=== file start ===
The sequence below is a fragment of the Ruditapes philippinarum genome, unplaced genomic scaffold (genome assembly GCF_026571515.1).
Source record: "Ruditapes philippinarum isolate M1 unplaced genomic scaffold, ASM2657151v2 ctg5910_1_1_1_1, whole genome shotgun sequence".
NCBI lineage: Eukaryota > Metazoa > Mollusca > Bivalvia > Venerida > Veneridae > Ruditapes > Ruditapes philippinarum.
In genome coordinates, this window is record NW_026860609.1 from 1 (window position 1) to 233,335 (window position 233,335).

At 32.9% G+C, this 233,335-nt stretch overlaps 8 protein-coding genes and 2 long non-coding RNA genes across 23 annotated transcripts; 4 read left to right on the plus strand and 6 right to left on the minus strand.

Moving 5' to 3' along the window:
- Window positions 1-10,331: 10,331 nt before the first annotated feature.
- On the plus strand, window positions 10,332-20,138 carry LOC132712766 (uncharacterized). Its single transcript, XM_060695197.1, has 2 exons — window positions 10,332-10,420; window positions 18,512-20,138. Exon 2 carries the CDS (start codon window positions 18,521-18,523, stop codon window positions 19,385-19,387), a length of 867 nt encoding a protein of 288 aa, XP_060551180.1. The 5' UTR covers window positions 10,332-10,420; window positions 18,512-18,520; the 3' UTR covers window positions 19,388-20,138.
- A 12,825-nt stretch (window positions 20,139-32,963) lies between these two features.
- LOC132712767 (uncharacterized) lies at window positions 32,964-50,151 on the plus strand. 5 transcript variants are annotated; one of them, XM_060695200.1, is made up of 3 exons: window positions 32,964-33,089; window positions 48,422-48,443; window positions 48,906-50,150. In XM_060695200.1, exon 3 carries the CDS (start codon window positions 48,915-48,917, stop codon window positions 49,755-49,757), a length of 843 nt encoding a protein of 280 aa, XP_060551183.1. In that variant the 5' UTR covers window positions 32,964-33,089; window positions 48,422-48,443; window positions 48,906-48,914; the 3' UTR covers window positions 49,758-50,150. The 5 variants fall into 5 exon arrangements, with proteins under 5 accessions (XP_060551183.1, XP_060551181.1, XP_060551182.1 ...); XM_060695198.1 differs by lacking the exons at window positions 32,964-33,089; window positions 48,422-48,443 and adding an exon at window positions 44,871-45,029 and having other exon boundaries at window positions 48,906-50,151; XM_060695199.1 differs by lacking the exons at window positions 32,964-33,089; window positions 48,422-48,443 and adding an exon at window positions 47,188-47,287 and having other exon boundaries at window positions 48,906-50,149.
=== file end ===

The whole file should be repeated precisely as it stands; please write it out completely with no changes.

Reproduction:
The sequence below is a fragment of the Ruditapes philippinarum genome, unplaced genomic scaffold (genome assembly GCF_026571515.1).
Source record: "Ruditapes philippinarum isolate M1 unplaced genomic scaffold, ASM2657151v2 ctg5910_1_1_1_1, whole genome shotgun sequence".
NCBI lineage: Eukaryota > Metazoa > Mollusca > Bivalvia > Venerida > Veneridae > Ruditapes > Ruditapes philippinarum.
In genome coordinates, this window is record NW_026860609.1 from 1 (window position 1) to 233,335 (window position 233,335).

At 32.9% G+C, this 233,335-nt stretch overlaps 8 protein-coding genes and 2 long non-coding RNA genes across 23 annotated transcripts; 4 read left to right on the plus strand and 6 right to left on the minus strand.

Moving 5' to 3' along the window:
- Window positions 1-10,331: 10,331 nt before the first annotated feature.
- On the plus strand, window positions 10,332-20,138 carry LOC132712766 (uncharacterized). Its single transcript, XM_060695197.1, has 2 exons — window positions 10,332-10,420; window positions 18,512-20,138. Exon 2 carries the CDS (start codon window positions 18,521-18,523, stop codon window positions 19,385-19,387), a length of 867 nt encoding a protein of 288 aa, XP_060551180.1. The 5' UTR covers window positions 10,332-10,420; window positions 18,512-18,520; the 3' UTR covers window positions 19,388-20,138.
- A 12,825-nt stretch (window positions 20,139-32,963) lies between these two features.
- LOC132712767 (uncharacterized) lies at window positions 32,964-50,151 on the plus strand. 5 transcript variants are annotated; one of them, XM_060695200.1, is made up of 3 exons: window positions 32,964-33,089; window positions 48,422-48,443; window positions 48,906-50,150. In XM_060695200.1, exon 3 carries the CDS (start codon window positions 48,915-48,917, stop codon window positions 49,755-49,757), a length of 843 nt encoding a protein of 280 aa, XP_060551183.1. In that variant the 5' UTR covers window positions 32,964-33,089; window positions 48,422-48,443; window positions 48,906-48,914; the 3' UTR covers window positions 49,758-50,150. The 5 variants fall into 5 exon arrangements, with proteins under 5 accessions (XP_060551183.1, XP_060551181.1, XP_060551182.1 ...); XM_060695198.1 differs by lacking the exons at window positions 32,964-33,089; window positions 48,422-48,443 and adding an exon at window positions 44,871-45,029 and having other exon boundaries at window positions 48,906-50,151; XM_060695199.1 differs by lacking the exons at window positions 32,964-33,089; window positions 48,422-48,443 and adding an exon at window positions 47,188-47,287 and having other exon boundaries at window positions 48,906-50,149.